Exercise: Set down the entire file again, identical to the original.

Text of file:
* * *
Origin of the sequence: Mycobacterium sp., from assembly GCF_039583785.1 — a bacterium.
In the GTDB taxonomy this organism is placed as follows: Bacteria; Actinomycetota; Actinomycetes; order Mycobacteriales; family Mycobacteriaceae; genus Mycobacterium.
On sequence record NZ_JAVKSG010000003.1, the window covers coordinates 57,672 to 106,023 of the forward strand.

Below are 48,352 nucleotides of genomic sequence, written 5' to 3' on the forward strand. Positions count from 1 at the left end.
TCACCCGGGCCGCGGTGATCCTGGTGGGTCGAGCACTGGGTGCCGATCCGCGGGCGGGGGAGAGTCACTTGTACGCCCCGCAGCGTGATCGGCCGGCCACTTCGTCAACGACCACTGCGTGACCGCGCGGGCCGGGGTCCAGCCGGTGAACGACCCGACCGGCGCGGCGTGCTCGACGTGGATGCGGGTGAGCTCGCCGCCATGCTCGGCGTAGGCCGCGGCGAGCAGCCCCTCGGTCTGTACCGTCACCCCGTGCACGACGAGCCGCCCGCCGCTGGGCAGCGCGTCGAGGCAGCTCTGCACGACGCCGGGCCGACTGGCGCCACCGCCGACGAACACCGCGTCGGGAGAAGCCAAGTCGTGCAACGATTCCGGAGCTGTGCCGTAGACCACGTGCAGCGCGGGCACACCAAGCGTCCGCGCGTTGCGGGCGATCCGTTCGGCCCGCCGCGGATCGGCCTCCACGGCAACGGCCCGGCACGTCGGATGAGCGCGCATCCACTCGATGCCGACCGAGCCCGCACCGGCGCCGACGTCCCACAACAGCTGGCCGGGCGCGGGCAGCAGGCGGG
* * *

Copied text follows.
Origin of the sequence: Mycobacterium sp., from assembly GCF_039583785.1 — a bacterium.
In the GTDB taxonomy this organism is placed as follows: Bacteria; Actinomycetota; Actinomycetes; order Mycobacteriales; family Mycobacteriaceae; genus Mycobacterium.
On sequence record NZ_JAVKSG010000003.1, the window covers coordinates 57,672 to 106,023 of the forward strand.

Below are 48,352 nucleotides of genomic sequence, written 5' to 3' on the forward strand. Positions count from 1 at the left end.
TCACCCGGGCCGCGGTGATCCTGGTGGGTCGAGCACTGGGTGCCGATCCGCGGGCGGGGGAGAGTCACTTGTACGCCCCGCAGCGTGATCGGCCGGCCACTTCGTCAACGACCACTGCGTGACCGCGCGGGCCGGGGTCCAGCCGGTGAACGACCCGACCGGCGCGGCGTGCTCGACGTGGATGCGGGTGAGCTCGCCGCCATGCTCGGCGTAGGCCGCGGCGAGCAGCCCCTCGGTCTGTACCGTCACCCCGTGCACGACGAGCCGCCCGCCGCTGGGCAGCGCGTCGAGGCAGCTCTGCACGACGCCGGGCCGACTGGCGCCACCGCCGACGAACACCGCGTCGGGAGAAGCCAAGTCGTGCAACGATTCCGGAGCTGTGCCGTAGACCACGTGCAGCGCGGGCACACCAAGCGTCCGCGCGTTGCGGGCGATCCGTTCGGCCCGCCGCGGATCGGCCTCCACGGCAACGGCCCGGCACGTCGGATGAGCGCGCATCCACTCGATGCCGACCGAGCCCGCACCGGCGCCGACGTCCCACAACAGCTGGCCGGGCGCGGGCAGCAGGCGGG